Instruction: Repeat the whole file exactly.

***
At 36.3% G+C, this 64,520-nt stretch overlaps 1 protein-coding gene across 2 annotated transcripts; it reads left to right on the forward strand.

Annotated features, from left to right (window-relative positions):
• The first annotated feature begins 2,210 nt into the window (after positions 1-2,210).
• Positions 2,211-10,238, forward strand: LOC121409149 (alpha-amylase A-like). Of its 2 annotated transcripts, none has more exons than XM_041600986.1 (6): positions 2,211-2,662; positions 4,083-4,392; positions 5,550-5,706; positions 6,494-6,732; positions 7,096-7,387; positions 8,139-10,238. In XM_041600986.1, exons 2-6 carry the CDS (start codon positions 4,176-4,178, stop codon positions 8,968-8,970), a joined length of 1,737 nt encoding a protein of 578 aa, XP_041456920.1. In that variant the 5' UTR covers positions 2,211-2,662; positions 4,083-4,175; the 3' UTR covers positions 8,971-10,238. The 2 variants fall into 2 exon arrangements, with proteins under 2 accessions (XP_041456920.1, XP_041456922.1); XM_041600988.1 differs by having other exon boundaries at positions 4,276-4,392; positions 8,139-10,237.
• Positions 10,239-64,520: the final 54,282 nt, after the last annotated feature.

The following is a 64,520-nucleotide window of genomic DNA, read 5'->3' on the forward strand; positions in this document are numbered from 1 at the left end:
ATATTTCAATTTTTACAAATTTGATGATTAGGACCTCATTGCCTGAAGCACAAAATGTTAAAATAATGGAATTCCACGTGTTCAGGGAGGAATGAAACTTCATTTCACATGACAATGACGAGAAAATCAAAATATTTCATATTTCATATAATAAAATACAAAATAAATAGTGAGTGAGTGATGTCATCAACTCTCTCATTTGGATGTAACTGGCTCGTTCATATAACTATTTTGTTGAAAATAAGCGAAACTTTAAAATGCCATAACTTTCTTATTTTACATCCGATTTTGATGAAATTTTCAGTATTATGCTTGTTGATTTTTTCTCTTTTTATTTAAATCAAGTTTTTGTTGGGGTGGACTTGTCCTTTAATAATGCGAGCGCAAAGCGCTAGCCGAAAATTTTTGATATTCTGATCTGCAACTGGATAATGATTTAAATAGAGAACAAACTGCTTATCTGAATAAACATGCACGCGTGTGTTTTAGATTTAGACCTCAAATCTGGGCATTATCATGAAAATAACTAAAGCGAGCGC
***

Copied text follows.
At 36.3% G+C, this 64,520-nt stretch overlaps 1 protein-coding gene across 2 annotated transcripts; it reads left to right on the forward strand.

Annotated features, from left to right (window-relative positions):
• The first annotated feature begins 2,210 nt into the window (after positions 1-2,210).
• Positions 2,211-10,238, forward strand: LOC121409149 (alpha-amylase A-like). Of its 2 annotated transcripts, none has more exons than XM_041600986.1 (6): positions 2,211-2,662; positions 4,083-4,392; positions 5,550-5,706; positions 6,494-6,732; positions 7,096-7,387; positions 8,139-10,238. In XM_041600986.1, exons 2-6 carry the CDS (start codon positions 4,176-4,178, stop codon positions 8,968-8,970), a joined length of 1,737 nt encoding a protein of 578 aa, XP_041456920.1. In that variant the 5' UTR covers positions 2,211-2,662; positions 4,083-4,175; the 3' UTR covers positions 8,971-10,238. The 2 variants fall into 2 exon arrangements, with proteins under 2 accessions (XP_041456920.1, XP_041456922.1); XM_041600988.1 differs by having other exon boundaries at positions 4,276-4,392; positions 8,139-10,237.
• Positions 10,239-64,520: the final 54,282 nt, after the last annotated feature.

The following is a 64,520-nucleotide window of genomic DNA, read 5'->3' on the forward strand; positions in this document are numbered from 1 at the left end:
ATATTTCAATTTTTACAAATTTGATGATTAGGACCTCATTGCCTGAAGCACAAAATGTTAAAATAATGGAATTCCACGTGTTCAGGGAGGAATGAAACTTCATTTCACATGACAATGACGAGAAAATCAAAATATTTCATATTTCATATAATAAAATACAAAATAAATAGTGAGTGAGTGATGTCATCAACTCTCTCATTTGGATGTAACTGGCTCGTTCATATAACTATTTTGTTGAAAATAAGCGAAACTTTAAAATGCCATAACTTTCTTATTTTACATCCGATTTTGATGAAATTTTCAGTATTATGCTTGTTGATTTTTTCTCTTTTTATTTAAATCAAGTTTTTGTTGGGGTGGACTTGTCCTTTAATAATGCGAGCGCAAAGCGCTAGCCGAAAATTTTTGATATTCTGATCTGCAACTGGATAATGATTTAAATAGAGAACAAACTGCTTATCTGAATAAACATGCACGCGTGTGTTTTAGATTTAGACCTCAAATCTGGGCATTATCATGAAAATAACTAAAGCGAGCGC